However, if an agent’s success story involves finding an NAIA rookie and developing him into a top player in Turkey or Russia over the course of 4-5 seasons, this may be the agent for you. This agent thinks long-term. He wants to place his players in situations where they can succeed for the future, not just cash in for one season.
6) Size Doesn’t Matter!
Don’t worry about the size of an agent’s player list. Many players get concerned when an agent has 30-40 players because they believe this means the agent can’t give them personalized service. They think the agent won’t care about one individual player––he’s only in it for the money. But here’s a shocking revelation––all agents are in it for the money!
The number of players an agent has on his player list should not be a large factor in determining the quality of an agent. If anything, you should be concerned if an agent only has 5-10 players. These agents typically have another job and only act as sports agents on the side. They likely have limited connections and don’t have enough pull in the profession to make teams respect them.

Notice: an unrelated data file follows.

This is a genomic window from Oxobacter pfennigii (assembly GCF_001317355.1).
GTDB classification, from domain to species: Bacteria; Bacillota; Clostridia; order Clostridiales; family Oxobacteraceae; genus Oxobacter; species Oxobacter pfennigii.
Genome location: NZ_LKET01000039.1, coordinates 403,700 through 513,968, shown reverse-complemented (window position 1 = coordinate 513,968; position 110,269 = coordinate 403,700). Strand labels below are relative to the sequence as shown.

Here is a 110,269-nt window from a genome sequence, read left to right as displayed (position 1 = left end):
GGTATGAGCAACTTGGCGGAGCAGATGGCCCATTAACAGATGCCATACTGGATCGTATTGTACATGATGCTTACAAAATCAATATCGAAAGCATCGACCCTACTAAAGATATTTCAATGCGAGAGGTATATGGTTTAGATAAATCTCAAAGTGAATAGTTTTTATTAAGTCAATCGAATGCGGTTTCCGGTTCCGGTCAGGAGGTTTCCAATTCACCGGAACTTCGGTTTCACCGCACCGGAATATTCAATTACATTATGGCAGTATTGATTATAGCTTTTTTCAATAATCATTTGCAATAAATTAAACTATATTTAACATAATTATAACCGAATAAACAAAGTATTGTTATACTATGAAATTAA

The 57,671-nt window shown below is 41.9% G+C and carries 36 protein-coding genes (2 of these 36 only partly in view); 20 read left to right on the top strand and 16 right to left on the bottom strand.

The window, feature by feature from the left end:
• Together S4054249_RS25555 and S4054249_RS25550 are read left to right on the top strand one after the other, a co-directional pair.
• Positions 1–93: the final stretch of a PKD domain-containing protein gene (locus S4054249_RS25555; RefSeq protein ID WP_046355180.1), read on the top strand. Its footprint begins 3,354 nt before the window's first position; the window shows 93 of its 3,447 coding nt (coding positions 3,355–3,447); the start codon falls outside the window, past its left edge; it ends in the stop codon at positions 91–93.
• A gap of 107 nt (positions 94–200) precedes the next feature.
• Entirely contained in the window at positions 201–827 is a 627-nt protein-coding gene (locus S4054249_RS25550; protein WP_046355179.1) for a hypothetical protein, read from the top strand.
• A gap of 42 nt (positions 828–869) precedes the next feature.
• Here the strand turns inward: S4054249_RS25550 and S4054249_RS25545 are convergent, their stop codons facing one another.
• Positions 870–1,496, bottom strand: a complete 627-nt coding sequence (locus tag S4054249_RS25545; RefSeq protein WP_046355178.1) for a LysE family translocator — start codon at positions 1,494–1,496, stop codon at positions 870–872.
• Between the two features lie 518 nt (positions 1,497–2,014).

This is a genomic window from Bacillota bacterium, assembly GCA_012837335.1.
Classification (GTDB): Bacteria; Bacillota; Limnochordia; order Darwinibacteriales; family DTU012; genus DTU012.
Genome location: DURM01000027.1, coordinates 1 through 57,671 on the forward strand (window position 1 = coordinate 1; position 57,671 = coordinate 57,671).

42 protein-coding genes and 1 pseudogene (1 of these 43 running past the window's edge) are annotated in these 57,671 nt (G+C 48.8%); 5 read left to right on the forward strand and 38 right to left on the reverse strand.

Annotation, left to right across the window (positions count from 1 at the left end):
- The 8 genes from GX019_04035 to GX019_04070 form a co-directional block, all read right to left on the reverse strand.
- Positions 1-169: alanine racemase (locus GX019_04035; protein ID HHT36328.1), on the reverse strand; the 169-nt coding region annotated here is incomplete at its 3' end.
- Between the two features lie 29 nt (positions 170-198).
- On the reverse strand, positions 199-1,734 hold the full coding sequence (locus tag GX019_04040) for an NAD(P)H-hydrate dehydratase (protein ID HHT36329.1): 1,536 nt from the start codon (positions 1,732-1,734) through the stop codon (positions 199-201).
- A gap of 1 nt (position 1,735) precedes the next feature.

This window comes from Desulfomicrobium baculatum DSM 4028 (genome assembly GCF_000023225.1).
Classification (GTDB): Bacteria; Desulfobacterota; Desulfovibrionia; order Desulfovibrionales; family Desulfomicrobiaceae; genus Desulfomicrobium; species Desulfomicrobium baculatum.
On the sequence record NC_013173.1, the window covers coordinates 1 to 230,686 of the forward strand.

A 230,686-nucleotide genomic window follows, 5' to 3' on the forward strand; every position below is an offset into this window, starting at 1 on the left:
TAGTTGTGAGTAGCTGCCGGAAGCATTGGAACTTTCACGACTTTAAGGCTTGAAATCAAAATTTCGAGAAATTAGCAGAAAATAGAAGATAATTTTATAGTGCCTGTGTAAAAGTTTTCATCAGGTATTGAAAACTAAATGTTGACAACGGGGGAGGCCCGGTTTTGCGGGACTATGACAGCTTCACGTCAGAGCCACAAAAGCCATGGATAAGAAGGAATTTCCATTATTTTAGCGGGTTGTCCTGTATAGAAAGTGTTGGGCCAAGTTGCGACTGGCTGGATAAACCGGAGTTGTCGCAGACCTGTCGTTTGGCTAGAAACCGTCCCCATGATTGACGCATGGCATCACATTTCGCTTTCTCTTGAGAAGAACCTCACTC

The more players an agent has, the more power he has to leverage teams into doing what he wants. For example, an American Agent I work closely with placed a player on a team in South America in the center position. His player was the only player he represented in the entire league. Another Foreign Agent represented 5 other players on the same team–– including the other center on the team––and several other players throughout the league. When the team lost a few games in a row during the season it fired the American Agent’s center despite him leading the league in rebounding. The team knew that if it fired the Foreign Agent’s center, the Foreign Agent could cause problems for the team by not offering the team top quality players in the future. The team didn’t care at all about the American Agent because they likely would never sign another of his players. The team had to fire someone to save face for the sponsors and fans and, in the end, the player got punished because his agent was too small.